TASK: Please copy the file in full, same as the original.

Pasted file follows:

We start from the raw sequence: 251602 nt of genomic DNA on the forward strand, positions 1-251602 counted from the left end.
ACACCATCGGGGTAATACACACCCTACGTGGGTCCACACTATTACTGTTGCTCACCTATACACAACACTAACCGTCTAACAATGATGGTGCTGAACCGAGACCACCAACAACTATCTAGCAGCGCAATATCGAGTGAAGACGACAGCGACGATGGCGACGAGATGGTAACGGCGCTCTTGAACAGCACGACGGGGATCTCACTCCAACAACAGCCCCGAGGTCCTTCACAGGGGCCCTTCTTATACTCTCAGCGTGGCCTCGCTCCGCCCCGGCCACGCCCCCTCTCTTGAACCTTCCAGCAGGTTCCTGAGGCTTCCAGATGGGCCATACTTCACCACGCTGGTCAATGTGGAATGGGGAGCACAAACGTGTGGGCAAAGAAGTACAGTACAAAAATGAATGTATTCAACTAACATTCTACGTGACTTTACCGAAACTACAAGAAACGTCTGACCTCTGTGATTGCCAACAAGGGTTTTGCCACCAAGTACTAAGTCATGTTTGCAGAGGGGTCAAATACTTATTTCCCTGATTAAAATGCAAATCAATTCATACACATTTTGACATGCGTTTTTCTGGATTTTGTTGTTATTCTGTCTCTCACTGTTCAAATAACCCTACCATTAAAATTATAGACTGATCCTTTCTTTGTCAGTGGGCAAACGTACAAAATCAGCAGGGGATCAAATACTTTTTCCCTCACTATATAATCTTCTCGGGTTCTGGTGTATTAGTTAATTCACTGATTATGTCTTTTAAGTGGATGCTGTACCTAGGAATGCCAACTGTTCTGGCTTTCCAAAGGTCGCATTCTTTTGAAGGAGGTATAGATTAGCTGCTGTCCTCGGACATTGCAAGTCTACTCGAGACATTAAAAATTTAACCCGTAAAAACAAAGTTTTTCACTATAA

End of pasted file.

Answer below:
We start from the raw sequence: 251602 nt of genomic DNA on the forward strand, positions 1-251602 counted from the left end.
ACACCATCGGGGTAATACACACCCTACGTGGGTCCACACTATTACTGTTGCTCACCTATACACAACACTAACCGTCTAACAATGATGGTGCTGAACCGAGACCACCAACAACTATCTAGCAGCGCAATATCGAGTGAAGACGACAGCGACGATGGCGACGAGATGGTAACGGCGCTCTTGAACAGCACGACGGGGATCTCACTCCAACAACAGCCCCGAGGTCCTTCACAGGGGCCCTTCTTATACTCTCAGCGTGGCCTCGCTCCGCCCCGGCCACGCCCCCTCTCTTGAACCTTCCAGCAGGTTCCTGAGGCTTCCAGATGGGCCATACTTCACCACGCTGGTCAATGTGGAATGGGGAGCACAAACGTGTGGGCAAAGAAGTACAGTACAAAAATGAATGTATTCAACTAACATTCTACGTGACTTTACCGAAACTACAAGAAACGTCTGACCTCTGTGATTGCCAACAAGGGTTTTGCCACCAAGTACTAAGTCATGTTTGCAGAGGGGTCAAATACTTATTTCCCTGATTAAAATGCAAATCAATTCATACACATTTTGACATGCGTTTTTCTGGATTTTGTTGTTATTCTGTCTCTCACTGTTCAAATAACCCTACCATTAAAATTATAGACTGATCCTTTCTTTGTCAGTGGGCAAACGTACAAAATCAGCAGGGGATCAAATACTTTTTCCCTCACTATATAATCTTCTCGGGTTCTGGTGTATTAGTTAATTCACTGATTATGTCTTTTAAGTGGATGCTGTACCTAGGAATGCCAACTGTTCTGGCTTTCCAAAGGTCGCATTCTTTTGAAGGAGGTATAGATTAGCTGCTGTCCTCGGACATTGCAAGTCTACTCGAGACATTAAAAATTTAACCCGTAAAAACAAAGTTTTTCACTATAA